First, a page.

10. Keep in mind recently he switched to the V6 core which allowed for a much softer, flexible top roll with a single break. Rask made the change from the double to single for the same reason. Quick very well could have been wearing a double internal, single external break Vaughn w/ is V4, V5 skinned V4s, etc, and wants to see how flexible the CCMs really are.
  11. This OG Epic graphic glove works surprisingly well with the Pro Vs. Solid choice on his part.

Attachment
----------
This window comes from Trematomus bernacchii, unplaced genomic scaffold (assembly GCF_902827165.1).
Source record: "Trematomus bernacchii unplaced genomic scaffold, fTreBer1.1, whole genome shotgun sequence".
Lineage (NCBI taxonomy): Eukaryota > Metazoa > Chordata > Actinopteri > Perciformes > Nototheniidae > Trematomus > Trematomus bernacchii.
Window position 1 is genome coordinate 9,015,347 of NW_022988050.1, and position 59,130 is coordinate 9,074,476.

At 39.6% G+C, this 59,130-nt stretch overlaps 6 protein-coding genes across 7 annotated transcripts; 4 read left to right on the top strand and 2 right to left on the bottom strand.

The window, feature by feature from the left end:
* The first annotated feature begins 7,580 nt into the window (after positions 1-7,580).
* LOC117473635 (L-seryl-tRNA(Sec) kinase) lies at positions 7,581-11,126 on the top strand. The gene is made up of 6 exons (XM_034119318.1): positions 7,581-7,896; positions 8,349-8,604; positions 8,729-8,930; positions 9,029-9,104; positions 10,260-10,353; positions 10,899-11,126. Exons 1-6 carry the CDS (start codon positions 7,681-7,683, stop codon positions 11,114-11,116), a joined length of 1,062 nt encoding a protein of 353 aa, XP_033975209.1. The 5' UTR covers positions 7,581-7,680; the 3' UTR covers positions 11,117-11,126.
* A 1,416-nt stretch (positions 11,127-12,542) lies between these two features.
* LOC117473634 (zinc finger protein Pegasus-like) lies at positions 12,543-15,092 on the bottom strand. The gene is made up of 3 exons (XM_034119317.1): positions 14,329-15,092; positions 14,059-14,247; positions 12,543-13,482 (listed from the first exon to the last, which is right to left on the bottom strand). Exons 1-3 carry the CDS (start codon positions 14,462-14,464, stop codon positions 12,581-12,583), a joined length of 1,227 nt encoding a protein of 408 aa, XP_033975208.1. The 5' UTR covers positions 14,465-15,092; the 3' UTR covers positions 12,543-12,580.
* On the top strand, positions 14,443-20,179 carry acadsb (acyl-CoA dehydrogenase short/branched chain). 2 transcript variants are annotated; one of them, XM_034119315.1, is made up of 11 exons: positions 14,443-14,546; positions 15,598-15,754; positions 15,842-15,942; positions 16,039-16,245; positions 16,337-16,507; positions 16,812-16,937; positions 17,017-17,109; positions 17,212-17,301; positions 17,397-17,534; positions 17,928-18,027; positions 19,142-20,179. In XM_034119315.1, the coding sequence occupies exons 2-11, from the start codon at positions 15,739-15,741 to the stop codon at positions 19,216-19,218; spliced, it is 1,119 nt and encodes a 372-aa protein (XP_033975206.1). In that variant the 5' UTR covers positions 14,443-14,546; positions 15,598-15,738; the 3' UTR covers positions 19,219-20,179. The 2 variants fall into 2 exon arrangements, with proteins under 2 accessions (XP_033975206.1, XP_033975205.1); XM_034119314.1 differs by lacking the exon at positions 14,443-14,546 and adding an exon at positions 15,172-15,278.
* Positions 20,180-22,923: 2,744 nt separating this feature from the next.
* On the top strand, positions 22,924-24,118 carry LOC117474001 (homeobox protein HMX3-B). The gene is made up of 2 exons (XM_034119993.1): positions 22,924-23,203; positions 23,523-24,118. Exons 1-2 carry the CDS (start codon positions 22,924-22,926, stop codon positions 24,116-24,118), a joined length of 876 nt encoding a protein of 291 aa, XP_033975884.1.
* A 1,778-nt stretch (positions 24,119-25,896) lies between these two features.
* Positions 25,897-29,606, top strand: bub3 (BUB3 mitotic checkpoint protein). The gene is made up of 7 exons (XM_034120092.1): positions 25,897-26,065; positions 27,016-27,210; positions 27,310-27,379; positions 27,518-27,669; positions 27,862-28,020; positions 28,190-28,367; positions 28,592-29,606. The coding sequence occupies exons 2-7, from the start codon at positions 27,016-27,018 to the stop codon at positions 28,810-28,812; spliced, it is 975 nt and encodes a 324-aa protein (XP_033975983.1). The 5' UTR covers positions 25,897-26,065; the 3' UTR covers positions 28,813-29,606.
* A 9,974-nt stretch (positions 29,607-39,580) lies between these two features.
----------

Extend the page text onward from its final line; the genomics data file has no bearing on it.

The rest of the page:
12. I'd ask Keith: - Why a double boot strap in 2017, when many pros are gone away from wearing boot straps entirely? - Are all Devils goalies mandated to wear Vaughn? (Mackenzie Blackwood switched from CCM/Reebok to Vaughn as soon as he got into their system - How "reasonable" the pro reps are re: custom graphics and specs? Due to some companies being more hesitant to offer them at the retail level, I'd like to know if they are also hesitant at the pro level.
  13. djtendy

    Fighting my skates